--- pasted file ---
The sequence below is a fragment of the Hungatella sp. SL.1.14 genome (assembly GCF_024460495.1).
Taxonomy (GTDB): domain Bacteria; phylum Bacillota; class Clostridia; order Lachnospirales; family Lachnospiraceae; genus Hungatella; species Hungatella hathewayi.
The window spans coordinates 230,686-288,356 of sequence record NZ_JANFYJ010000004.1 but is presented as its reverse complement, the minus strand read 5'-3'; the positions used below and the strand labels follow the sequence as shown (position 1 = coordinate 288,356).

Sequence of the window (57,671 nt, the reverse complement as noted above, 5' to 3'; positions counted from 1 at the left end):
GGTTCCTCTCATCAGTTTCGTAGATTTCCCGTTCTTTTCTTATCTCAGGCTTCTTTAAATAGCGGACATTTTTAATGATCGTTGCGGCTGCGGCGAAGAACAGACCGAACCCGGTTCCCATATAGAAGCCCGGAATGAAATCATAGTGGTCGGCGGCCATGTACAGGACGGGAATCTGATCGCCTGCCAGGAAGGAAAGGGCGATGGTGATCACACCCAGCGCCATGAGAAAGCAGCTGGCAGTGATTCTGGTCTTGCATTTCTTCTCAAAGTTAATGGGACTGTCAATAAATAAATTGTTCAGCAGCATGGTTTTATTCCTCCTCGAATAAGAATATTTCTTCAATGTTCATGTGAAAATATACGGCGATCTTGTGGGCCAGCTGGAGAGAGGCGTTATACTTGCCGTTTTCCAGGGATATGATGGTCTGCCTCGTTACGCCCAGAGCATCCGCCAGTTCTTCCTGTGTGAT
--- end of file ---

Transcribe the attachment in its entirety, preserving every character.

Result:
The sequence below is a fragment of the Hungatella sp. SL.1.14 genome (assembly GCF_024460495.1).
Taxonomy (GTDB): domain Bacteria; phylum Bacillota; class Clostridia; order Lachnospirales; family Lachnospiraceae; genus Hungatella; species Hungatella hathewayi.
The window spans coordinates 230,686-288,356 of sequence record NZ_JANFYJ010000004.1 but is presented as its reverse complement, the minus strand read 5'-3'; the positions used below and the strand labels follow the sequence as shown (position 1 = coordinate 288,356).

Sequence of the window (57,671 nt, the reverse complement as noted above, 5' to 3'; positions counted from 1 at the left end):
GGTTCCTCTCATCAGTTTCGTAGATTTCCCGTTCTTTTCTTATCTCAGGCTTCTTTAAATAGCGGACATTTTTAATGATCGTTGCGGCTGCGGCGAAGAACAGACCGAACCCGGTTCCCATATAGAAGCCCGGAATGAAATCATAGTGGTCGGCGGCCATGTACAGGACGGGAATCTGATCGCCTGCCAGGAAGGAAAGGGCGATGGTGATCACACCCAGCGCCATGAGAAAGCAGCTGGCAGTGATTCTGGTCTTGCATTTCTTCTCAAAGTTAATGGGACTGTCAATAAATAAATTGTTCAGCAGCATGGTTTTATTCCTCCTCGAATAAGAATATTTCTTCAATGTTCATGTGAAAATATACGGCGATCTTGTGGGCCAGCTGGAGAGAGGCGTTATACTTGCCGTTTTCCAGGGATATGATGGTCTGCCTCGTTACGCCCAGAGCATCCGCCAGTTCTTCCTGTGTGAT